Effective Introductions to your Business
Easy Apprenticeships for Small Business
The added value of a good onboarding phase is to allow everyone involved to feel comfortable around each other to start working and producing from the earliest stage.
It is important that a company establishes informed and trusting relationships with apprentices from the first day. This is to ensure everyone knows how to move around and what to expect from each other. Also, it will assure these expectations will be fulfilled efficiently during the timeframe of the apprenticeship.
The way the introduction is made varies from company to company according to their culture and industry, as well as the nature of the apprenticeship itself. This booklet outlines how to design an effective onboarding.
First impressions matter – apprentices who are properly introduced to a company are likely to enthusiastically align themselves with the company’s mission, vision and values. This brings additional benefits including that:
- the majority of apprentices stay in employment with the same employer after finishing an apprenticeship, many of whom are promoted within 12 months of finishing;
- enthusiastic apprentices promote a better image of the company amongst their peers, and amongst the company’s clients;
- motivated apprentices increase staff retention levels and improve staff morale.
“Apprentices only need the apprenticeships for formal purposes and should not be given proper tasks”
The issue of ‘irrelevant’ apprenticeships where students are asked to ‘copy and scan documents’ is exactly what should be avoided. These miss out on key benefits of apprenticeships, in particular knowledge transfer and potential value created by apprentices for the company as well as improved recruitment among others.
“Apprentices are unexperienced to perform serious tasks”
Students shouldn’t be considered as young and inexperienced but rather as motivated and eager to learn, which pushes them to learn and perform well in their apprenticeship. Although self-evident it is often overlooked fact that the better we prepare and train the apprentices, better they will perform in their tasks which are of course a part of company’s daily work.
In designing procedures for onboarding apprentices, SMEs should follow these key steps:
Introduce your company to the apprentice. Allocate enough dedicated time to welcome the apprentice on the first day. Supply enough materials to the apprentice with information and documentation about your company, its portfolio of past, present and future products and/or services and your company’s strategy.
Provide the apprentice with the necessary practicalities. This might include an overview and guided-visit of the infrastructure; the company schedules and house rules; any relevant safety instructions and protective equipment needed; a personalized email address and access codes needed to start working, etc.
Create an onboarding plan to ensure a comprehensive experience. Create a formal plan covering what the apprentice should know, who they should meet, and which parts of the company they should visit to understand your company. Create a timeline for these activities, and share this information with staff dealing with the apprentice.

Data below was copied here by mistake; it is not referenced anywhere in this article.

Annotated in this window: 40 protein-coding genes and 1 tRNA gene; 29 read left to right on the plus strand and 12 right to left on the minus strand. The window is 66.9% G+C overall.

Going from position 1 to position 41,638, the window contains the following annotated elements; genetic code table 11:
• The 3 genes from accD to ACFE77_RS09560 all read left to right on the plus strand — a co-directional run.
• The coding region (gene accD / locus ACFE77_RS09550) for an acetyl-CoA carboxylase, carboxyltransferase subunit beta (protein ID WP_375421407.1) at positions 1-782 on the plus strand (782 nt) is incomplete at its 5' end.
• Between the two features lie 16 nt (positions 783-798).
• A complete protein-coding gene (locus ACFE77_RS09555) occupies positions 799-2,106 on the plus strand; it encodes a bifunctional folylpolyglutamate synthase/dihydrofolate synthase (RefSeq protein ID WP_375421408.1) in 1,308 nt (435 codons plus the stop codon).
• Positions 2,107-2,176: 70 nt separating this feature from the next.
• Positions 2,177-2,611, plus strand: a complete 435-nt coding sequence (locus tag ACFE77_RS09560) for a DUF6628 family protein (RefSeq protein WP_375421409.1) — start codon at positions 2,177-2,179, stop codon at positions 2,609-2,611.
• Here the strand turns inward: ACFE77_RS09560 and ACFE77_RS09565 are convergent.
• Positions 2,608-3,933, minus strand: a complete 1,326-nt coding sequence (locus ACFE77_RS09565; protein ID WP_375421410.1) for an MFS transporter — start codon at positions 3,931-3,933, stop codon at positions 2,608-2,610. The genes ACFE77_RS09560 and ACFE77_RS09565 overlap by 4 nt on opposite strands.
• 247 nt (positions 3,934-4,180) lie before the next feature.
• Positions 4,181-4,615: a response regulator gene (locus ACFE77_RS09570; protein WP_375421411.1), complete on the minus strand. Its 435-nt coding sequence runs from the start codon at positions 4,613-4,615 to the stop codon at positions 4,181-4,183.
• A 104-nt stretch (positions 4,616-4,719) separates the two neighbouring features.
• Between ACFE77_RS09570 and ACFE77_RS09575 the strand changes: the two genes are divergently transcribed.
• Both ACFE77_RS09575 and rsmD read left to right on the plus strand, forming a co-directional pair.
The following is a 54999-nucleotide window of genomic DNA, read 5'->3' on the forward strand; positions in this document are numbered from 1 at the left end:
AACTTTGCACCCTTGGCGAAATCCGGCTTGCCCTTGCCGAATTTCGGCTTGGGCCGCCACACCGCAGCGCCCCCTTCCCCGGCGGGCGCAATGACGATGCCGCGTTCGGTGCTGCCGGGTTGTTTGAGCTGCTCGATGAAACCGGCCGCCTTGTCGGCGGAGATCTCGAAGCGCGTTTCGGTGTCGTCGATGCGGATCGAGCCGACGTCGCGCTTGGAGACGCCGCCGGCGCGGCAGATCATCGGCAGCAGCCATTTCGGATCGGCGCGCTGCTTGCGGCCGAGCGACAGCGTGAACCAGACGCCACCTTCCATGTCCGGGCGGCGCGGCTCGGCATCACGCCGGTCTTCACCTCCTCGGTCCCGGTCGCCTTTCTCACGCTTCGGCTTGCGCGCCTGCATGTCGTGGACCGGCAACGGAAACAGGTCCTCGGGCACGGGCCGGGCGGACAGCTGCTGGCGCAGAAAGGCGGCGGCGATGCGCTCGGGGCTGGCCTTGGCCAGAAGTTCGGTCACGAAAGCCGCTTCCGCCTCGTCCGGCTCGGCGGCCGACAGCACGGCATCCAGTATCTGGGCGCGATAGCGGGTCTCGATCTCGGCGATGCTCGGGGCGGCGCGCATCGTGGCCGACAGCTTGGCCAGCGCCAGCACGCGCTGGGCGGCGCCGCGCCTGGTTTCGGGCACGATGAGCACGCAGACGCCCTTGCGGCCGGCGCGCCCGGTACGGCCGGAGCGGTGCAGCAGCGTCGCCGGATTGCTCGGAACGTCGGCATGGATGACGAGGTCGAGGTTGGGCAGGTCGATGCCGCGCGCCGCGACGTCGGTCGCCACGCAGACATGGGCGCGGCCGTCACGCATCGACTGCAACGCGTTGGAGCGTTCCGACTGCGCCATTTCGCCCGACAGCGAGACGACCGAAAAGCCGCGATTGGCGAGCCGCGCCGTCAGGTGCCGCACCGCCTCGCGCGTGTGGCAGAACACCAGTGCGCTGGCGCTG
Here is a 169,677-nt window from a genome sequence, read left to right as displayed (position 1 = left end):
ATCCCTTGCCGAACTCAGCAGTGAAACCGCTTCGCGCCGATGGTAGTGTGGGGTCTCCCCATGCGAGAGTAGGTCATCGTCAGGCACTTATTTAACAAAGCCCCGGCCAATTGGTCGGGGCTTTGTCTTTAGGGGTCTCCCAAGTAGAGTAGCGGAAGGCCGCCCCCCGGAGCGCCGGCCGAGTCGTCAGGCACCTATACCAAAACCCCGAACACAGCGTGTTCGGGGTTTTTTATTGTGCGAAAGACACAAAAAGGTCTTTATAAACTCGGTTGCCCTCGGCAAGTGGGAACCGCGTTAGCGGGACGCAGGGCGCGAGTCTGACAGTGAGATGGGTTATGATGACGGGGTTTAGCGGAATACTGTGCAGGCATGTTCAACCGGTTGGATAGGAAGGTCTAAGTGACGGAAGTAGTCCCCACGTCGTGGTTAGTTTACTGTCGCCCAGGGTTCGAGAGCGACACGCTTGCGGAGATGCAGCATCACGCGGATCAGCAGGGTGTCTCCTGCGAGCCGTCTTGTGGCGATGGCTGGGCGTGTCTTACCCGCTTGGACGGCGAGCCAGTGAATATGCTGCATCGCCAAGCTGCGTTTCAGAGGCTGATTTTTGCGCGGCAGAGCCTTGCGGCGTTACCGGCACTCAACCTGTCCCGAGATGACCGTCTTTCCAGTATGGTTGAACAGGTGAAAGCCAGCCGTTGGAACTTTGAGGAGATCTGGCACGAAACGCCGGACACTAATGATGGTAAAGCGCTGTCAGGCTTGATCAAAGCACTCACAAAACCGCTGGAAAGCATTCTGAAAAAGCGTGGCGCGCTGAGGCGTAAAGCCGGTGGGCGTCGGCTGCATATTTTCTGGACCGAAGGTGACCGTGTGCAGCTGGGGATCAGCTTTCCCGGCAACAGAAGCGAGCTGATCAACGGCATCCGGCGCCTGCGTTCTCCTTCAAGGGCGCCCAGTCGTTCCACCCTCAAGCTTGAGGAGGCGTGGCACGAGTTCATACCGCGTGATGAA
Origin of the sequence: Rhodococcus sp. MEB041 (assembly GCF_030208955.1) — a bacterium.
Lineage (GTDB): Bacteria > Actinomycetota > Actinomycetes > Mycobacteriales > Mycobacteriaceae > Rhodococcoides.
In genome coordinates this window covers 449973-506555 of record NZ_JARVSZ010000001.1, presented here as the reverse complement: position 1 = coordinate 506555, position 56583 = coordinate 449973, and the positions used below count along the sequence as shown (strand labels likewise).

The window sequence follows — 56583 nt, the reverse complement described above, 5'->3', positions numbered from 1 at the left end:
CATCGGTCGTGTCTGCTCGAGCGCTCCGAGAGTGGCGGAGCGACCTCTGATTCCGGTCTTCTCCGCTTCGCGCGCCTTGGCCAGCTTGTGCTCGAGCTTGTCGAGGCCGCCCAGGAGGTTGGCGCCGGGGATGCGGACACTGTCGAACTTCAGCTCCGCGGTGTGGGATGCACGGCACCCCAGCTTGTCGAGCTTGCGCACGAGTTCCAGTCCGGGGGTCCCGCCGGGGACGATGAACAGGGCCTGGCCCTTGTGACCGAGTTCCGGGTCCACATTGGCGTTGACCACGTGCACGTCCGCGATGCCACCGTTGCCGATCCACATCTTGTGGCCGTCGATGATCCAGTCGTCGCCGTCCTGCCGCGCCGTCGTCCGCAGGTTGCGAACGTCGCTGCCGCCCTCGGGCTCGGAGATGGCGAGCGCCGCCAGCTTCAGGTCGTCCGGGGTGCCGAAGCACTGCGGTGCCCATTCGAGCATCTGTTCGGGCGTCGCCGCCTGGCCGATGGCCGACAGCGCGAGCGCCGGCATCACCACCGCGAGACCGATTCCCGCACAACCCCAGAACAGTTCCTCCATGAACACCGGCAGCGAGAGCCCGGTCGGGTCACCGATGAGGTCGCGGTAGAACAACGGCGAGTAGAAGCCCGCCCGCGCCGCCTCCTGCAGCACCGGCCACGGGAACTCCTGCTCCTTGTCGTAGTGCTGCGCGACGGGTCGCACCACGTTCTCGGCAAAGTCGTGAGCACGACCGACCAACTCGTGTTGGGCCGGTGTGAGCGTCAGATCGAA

Introduce the apprentice and his/her placement to your staff and vice-versa. While escorting the apprentice on the guided visit to the company facilities, take the opportunity to introduce them and their placement to all your staff. This will give them the opportunity to get to know each other from the earliest stage and open doors for future collaboration between them.
The apprentice needs to know the key staff of your company and their job roles, so they know how to move around and whom to address for different issues. On the other hand, your staff should have to have a clear idea of the placement, so they know what outputs to expect from the apprentice and how to collaborate with and mentor them. This will avoid unnecessary delays in the communication and in the performance of the tasks, compromising the outcomes of the placement on both ends.
Allow the apprentice to familiarise with and integrate him/herself in your company’s internal culture. The apprentice may arrive very well prepared academically, but keep in mind they may have no prior work experience and that the world of work might be completely new to them and will need some time to adjust to the working environment and to your internal culture. Each organization has an internal culture of their own, so it is very important that this is passed on to the apprentice. The sooner they understand your cultural context, the smother the integration will be.
Integrate the Apprentice into the Social Life of the Company – whether the social-life of the company involves chat around the watercooler or after-work beers at the weekend, be sure to invite the apprentice to them, to ensure they feel included. Encourage the apprentice to organise their own ‘get to know me’ event.
Test and validate with the apprentice the adequacy of any infrastructure (facilities, equipment, etc.) that you have prepared in advance of onboarding her/him and to adapt them as needed, based on her/his inputs.
Every person with special needs should feel in the safe zone while working at the SME. This means that not just mentor but also all the other employees should be aware of the needs of the apprentice and interact with them in an accessible manner.
View the other publications in this series: